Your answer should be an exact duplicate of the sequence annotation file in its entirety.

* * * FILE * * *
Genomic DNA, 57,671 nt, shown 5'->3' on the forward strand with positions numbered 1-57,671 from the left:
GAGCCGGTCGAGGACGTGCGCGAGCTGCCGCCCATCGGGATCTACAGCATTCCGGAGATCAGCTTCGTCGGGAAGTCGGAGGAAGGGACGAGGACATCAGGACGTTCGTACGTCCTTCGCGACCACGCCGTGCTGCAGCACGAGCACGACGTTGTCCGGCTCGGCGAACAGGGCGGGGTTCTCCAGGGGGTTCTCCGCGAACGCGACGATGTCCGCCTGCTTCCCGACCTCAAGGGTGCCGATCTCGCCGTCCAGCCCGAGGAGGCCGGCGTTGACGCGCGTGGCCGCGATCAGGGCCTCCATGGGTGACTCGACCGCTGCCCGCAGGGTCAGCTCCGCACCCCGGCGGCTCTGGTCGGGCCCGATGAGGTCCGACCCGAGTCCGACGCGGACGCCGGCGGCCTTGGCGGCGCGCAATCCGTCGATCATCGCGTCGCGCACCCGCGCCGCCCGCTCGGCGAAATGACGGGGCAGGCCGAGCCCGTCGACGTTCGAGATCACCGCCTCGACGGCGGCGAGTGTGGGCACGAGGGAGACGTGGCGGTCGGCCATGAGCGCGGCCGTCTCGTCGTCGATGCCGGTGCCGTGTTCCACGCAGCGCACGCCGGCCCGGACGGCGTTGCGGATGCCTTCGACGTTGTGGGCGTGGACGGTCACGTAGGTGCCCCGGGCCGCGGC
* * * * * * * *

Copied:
Genomic DNA, 57,671 nt, shown 5'->3' on the forward strand with positions numbered 1-57,671 from the left:
GAGCCGGTCGAGGACGTGCGCGAGCTGCCGCCCATCGGGATCTACAGCATTCCGGAGATCAGCTTCGTCGGGAAGTCGGAGGAAGGGACGAGGACATCAGGACGTTCGTACGTCCTTCGCGACCACGCCGTGCTGCAGCACGAGCACGACGTTGTCCGGCTCGGCGAACAGGGCGGGGTTCTCCAGGGGGTTCTCCGCGAACGCGACGATGTCCGCCTGCTTCCCGACCTCAAGGGTGCCGATCTCGCCGTCCAGCCCGAGGAGGCCGGCGTTGACGCGCGTGGCCGCGATCAGGGCCTCCATGGGTGACTCGACCGCTGCCCGCAGGGTCAGCTCCGCACCCCGGCGGCTCTGGTCGGGCCCGATGAGGTCCGACCCGAGTCCGACGCGGACGCCGGCGGCCTTGGCGGCGCGCAATCCGTCGATCATCGCGTCGCGCACCCGCGCCGCCCGCTCGGCGAAATGACGGGGCAGGCCGAGCCCGTCGACGTTCGAGATCACCGCCTCGACGGCGGCGAGTGTGGGCACGAGGGAGACGTGGCGGTCGGCCATGAGCGCGGCCGTCTCGTCGTCGATGCCGGTGCCGTGTTCCACGCAGCGCACGCCGGCCCGGACGGCGTTGCGGATGCCTTCGACGTTGTGGGCGTGGACGGTCACGTAGGTGCCCCGGGCCGCGGC